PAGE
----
In the end the boy said he saw and learned this from the show Man VS Wild. If it is real or not, well who cares because it is educational and this proves it.

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Man vs Wild is not real. But if everyone knew it was fake, they wouldn't like it as much. It gives the show more excitement thinking its real.

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Do you have anything to back this up? Short answers like this usually ends up getting deleted, so please elaborate or provide links to sources proving this to be true. –  Tom Mar 12 at 22:22
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It is not fully real; It is a TV show, so obviously it is not 100% real, but Bear Grylls knows how to survive in a real life situation. And Bear has failed in his survival techniques, for example, when he is in Ecuador, he makes a Bamboo ladder, but it breaks as he is placing it over a river, which costed him time and he didn't get a shelter that night as he didn't cross the river to reach the cave on the other side. Also, it is obvious that Bear is definitely climbing fro real, and if you watch the behind the scenes episodes, the camera crew get harnessed and roped up for maximum safety, while Bear does it for real. Furthermore, Bear does often go hungry and becomes dehydrated, and he does not eat food with the camera crew. As I said before, it is a TV show, so you can't expect it to be 100% real, and Bear job is to DEMONSRATE survival techniques, not actually survive.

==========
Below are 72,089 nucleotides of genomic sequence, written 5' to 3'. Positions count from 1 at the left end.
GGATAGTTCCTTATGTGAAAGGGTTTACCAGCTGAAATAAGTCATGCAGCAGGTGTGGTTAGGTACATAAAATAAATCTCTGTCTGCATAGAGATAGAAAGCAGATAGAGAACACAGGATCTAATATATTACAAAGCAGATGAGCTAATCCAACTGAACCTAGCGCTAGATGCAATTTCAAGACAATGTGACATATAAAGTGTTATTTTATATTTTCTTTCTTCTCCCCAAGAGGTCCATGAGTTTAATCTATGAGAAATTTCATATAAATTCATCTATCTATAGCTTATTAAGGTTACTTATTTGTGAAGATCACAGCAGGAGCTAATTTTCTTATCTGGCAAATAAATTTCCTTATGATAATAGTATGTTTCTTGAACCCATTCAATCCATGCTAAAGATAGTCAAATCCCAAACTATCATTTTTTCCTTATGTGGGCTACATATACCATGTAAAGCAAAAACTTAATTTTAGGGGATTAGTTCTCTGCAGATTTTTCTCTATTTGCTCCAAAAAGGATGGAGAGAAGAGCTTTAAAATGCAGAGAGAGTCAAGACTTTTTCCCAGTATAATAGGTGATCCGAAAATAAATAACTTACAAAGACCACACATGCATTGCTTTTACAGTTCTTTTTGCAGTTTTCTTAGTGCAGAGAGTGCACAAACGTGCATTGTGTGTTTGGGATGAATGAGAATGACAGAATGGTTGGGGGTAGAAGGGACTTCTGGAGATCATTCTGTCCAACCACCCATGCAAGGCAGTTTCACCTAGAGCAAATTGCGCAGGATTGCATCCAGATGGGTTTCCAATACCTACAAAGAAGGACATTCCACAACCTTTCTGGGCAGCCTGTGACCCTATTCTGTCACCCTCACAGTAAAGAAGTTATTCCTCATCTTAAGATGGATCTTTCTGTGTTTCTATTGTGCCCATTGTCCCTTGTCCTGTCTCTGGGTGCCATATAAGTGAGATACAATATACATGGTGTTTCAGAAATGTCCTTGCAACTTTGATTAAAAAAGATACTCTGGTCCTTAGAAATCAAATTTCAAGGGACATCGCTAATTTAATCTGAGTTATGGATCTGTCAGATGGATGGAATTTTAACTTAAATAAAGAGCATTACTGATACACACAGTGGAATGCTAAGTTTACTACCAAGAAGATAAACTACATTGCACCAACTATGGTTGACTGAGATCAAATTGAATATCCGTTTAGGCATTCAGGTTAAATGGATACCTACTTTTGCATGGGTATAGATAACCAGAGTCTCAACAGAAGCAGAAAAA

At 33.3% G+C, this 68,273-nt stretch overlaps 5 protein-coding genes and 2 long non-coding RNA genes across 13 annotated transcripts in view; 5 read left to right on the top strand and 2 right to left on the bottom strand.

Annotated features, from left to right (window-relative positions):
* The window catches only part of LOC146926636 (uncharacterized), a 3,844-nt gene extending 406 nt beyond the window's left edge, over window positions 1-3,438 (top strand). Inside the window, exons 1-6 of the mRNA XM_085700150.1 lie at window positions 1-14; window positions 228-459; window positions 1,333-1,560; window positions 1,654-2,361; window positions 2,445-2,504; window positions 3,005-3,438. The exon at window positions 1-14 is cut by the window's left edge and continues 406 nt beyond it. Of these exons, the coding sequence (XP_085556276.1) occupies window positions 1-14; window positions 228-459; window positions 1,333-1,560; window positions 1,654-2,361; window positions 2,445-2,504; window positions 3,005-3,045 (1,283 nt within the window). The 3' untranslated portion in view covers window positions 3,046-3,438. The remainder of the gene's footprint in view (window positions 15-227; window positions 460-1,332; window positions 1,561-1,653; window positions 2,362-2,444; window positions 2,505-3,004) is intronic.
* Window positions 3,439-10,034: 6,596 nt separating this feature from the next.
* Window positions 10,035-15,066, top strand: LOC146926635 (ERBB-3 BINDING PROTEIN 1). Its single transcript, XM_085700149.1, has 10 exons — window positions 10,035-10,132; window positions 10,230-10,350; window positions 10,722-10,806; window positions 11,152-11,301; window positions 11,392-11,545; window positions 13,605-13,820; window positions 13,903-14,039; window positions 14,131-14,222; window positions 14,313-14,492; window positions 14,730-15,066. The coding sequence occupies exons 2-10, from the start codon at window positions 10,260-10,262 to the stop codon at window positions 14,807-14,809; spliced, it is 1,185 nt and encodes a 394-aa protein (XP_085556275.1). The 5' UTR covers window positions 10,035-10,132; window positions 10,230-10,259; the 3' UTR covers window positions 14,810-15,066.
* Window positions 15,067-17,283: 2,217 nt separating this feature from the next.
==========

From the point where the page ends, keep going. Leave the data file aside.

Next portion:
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Not really seeing how this adds to answers that have already been provided. –  MattD Apr 7 at 16:54